FIG. 12 illustrates a cellular communications system having a base station 10 connected to a three-sector cell site and three single-sector microcells. The cell sites collectively form block 12 in FIG. 2. The three microcells are connected via coaxial cable to a remote hub 14 located at the three-sector cell site. Generally, the fan out to the remote cell sites can be achieved either by the use of RF coaxial cables or fiber optic cables, depending on the transmission distances.
This hub serves as a remote cell fiber optic interface which corresponds to the remote terminal 14 in FIG. 2, and includes an uplink and downlink interface for processing RF uplink and IF downlink signal channels, respectively. The base station fiber optic interface 13 corresponds to the base terminal 13 in FIG. 2, and includes an uplink and downlink interface for processing IF uplink and RF downlink signal channels, respectively.
The remote terminal 14 receives a plurality of RF uplink channels from the remote cellular sites, and optically transmits the signals as an uplink optical channel on an uplink fiber 21-2. For example, transmission medium 32 transports an RF signal received by Sector #3. The RF uplink channels are converted to respective non-overlapping signal bands which are combined to form a composite electrical signal that intensity modulates a laser to produce tile optical channel for transmission on fiber 21-2.
At the base terminal 13, photodetection and frequency conversion are used to individually recover each of the original RF uplink signals received at the mobile cellular sites. The RF uplink bands 16 are then forwarded to base station 10.
The downlink interface in base terminal 13 receives RF downlink channels from base station 10 and converts each RF channel to a respective signal band, and multiplexes the frequency-converted signals into a non-overlapping composite signal that is optically transmitted over fiber 21-1.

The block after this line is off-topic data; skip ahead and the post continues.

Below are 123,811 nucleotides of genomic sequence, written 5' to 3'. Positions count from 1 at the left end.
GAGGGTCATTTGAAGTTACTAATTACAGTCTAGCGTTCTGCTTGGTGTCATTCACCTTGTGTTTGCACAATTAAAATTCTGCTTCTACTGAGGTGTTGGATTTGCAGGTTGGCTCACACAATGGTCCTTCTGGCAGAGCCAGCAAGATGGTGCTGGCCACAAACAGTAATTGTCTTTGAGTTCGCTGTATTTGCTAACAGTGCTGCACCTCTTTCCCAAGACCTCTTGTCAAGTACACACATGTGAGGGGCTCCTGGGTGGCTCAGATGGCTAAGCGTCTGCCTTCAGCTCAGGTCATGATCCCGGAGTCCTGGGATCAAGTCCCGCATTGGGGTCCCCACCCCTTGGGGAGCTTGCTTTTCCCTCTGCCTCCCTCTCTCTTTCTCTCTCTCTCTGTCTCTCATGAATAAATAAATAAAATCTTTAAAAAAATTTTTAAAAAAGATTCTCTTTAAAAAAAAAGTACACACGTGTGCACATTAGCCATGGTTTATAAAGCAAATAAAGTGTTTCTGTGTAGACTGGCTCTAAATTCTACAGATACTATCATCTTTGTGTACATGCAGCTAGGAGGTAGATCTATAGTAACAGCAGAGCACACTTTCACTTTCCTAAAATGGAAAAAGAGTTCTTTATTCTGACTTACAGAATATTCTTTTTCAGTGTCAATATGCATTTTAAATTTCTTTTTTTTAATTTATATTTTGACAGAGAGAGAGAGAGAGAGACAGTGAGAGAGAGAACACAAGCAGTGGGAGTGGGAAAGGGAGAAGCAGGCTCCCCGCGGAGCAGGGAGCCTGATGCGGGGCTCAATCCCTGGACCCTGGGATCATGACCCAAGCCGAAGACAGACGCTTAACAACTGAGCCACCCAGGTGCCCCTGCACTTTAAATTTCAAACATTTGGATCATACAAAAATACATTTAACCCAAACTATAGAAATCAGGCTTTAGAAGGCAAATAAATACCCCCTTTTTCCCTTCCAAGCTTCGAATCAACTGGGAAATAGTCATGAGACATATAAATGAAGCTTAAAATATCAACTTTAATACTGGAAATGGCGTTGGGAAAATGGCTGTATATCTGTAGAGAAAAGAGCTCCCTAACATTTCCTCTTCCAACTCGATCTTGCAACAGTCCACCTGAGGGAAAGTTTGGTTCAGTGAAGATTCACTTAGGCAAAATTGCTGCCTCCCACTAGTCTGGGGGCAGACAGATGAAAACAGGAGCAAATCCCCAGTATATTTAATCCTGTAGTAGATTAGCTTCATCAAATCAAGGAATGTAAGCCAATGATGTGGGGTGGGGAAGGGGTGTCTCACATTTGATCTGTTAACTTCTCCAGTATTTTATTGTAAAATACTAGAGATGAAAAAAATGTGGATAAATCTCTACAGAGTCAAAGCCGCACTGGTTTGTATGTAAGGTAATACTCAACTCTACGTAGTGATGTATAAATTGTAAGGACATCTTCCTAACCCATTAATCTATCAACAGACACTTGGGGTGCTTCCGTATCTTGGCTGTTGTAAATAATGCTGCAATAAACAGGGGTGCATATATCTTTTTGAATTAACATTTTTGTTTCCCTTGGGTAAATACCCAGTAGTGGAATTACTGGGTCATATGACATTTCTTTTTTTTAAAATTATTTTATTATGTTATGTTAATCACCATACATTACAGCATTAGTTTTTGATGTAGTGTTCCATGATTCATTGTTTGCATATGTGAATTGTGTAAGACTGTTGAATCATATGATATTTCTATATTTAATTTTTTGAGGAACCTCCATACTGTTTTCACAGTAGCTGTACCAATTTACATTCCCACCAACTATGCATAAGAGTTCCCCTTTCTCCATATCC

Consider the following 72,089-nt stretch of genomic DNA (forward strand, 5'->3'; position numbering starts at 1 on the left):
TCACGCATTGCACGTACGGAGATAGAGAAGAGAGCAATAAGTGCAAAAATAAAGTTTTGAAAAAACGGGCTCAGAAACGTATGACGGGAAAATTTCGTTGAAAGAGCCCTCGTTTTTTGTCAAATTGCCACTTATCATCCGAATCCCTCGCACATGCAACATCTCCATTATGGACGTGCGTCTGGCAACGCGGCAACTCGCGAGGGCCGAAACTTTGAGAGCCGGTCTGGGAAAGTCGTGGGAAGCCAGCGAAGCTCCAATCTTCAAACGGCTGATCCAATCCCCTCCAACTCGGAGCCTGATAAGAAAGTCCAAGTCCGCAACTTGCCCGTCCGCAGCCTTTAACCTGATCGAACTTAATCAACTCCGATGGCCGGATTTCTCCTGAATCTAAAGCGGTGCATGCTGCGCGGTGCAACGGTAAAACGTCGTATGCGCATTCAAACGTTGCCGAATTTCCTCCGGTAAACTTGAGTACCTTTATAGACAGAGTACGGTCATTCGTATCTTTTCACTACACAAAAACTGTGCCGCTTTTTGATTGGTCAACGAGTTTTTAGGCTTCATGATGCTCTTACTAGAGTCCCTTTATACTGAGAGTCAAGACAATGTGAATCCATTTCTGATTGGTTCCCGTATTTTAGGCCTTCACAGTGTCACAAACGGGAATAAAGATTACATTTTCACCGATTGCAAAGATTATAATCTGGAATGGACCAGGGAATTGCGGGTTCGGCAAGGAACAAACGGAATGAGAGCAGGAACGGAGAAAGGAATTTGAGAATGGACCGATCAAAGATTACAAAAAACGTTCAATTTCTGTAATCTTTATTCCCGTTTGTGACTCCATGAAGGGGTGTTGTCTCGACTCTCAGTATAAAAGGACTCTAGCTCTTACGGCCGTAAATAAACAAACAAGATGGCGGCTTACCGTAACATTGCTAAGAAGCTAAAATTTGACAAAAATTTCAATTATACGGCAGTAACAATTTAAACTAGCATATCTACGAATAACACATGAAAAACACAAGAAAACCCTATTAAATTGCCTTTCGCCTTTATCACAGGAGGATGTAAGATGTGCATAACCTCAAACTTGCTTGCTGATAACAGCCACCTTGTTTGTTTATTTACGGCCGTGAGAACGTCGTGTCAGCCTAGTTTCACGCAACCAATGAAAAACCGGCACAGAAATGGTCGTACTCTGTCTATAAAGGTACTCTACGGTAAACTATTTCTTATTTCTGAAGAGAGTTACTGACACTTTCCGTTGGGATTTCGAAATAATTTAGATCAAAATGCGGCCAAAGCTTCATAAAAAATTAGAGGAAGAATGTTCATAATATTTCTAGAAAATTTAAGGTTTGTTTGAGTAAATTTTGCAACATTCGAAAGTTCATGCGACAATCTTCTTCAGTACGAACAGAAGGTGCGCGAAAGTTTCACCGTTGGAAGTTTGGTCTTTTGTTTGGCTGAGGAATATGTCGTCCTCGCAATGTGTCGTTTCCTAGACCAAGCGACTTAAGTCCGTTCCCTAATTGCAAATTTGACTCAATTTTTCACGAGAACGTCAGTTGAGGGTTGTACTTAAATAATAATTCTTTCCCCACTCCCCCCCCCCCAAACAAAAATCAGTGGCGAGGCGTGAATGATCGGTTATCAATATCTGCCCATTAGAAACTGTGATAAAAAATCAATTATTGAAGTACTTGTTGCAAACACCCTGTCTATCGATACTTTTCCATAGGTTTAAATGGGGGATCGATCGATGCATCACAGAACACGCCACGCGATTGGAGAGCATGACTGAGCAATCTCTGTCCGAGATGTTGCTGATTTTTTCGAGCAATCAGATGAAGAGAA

The downlink interface in remote terminal 14 photodetects the optical downlink channel, individually recovers each of the RF downlink channels, and forwards each recovered RF signal to its designated cell site.
The fiber optic antenna remoting system of the present invention can be used:
To provide cellular coverage in office or public buildings.
To provide cellular coverage in tunnels and subways.
To enhance cellular coverage in areas where direct rf propagation is obstructed.
To provide system design flexibility for microcell applications.
To provide a means for optimal location of antenna site in densely populated areas.
The advantages of fiber optic antenna remoting system are:
Reduction in the physical size of cell sites. Due to the drastic reduction in the size of cell site equipment, it is possible to house the fiber optic interfaces and the radio interfaces required at each cell site in a small enclosure mounted at the base of the antenna support.
Centralized system control. With the use of fiber optic repeater network, all the system control functions and diversity combining/switching functions will be performed in one centralized location, resulting in an enhancement in service quality.
Alleviating the problems associated with the process of site selection. The reduction in the size of cell site equipment eliminates the need of a building at each cell site. This will result in great savings in real estate cost and building cost.
Independent of modulation format used in radio and usable, for example, with analog FM, digital, CDMA.
While there has been shown and described what are at present considered the preferred embodiments of the invention, it will be obvious to those skilled in the art that various changes and modifications can be made therein without departing from the scope in the invention as defined by the appended Claims.
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|U.S. Classification||398/116, 455/422.1, 398/139, 370/343, 398/76, 379/56.2, 370/481|
|International Classification||H04B10/12, H04W88/08|
|Cooperative Classification||H04W88/085, H04B10/25753, H04B10/25752|
|European Classification||H04B10/25752, H04B10/25753, H04W88/08R|
|Jul 17, 1992||AS||Assignment|
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|Mar 25, 1998||SULP||Surcharge for late payment|
|Mar 1, 2002||SULP||Surcharge for late payment|
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|Mar 1, 2002||FPAY||Fee payment|
Year of fee payment: 8
|Feb 16, 2006||FPAY||Fee payment|
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|Apr 7, 2008||AS||Assignment|
Owner name: VERIZON LABORATORIES INC., MASSACHUSETTS
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|May 28, 2009||AS||Assignment|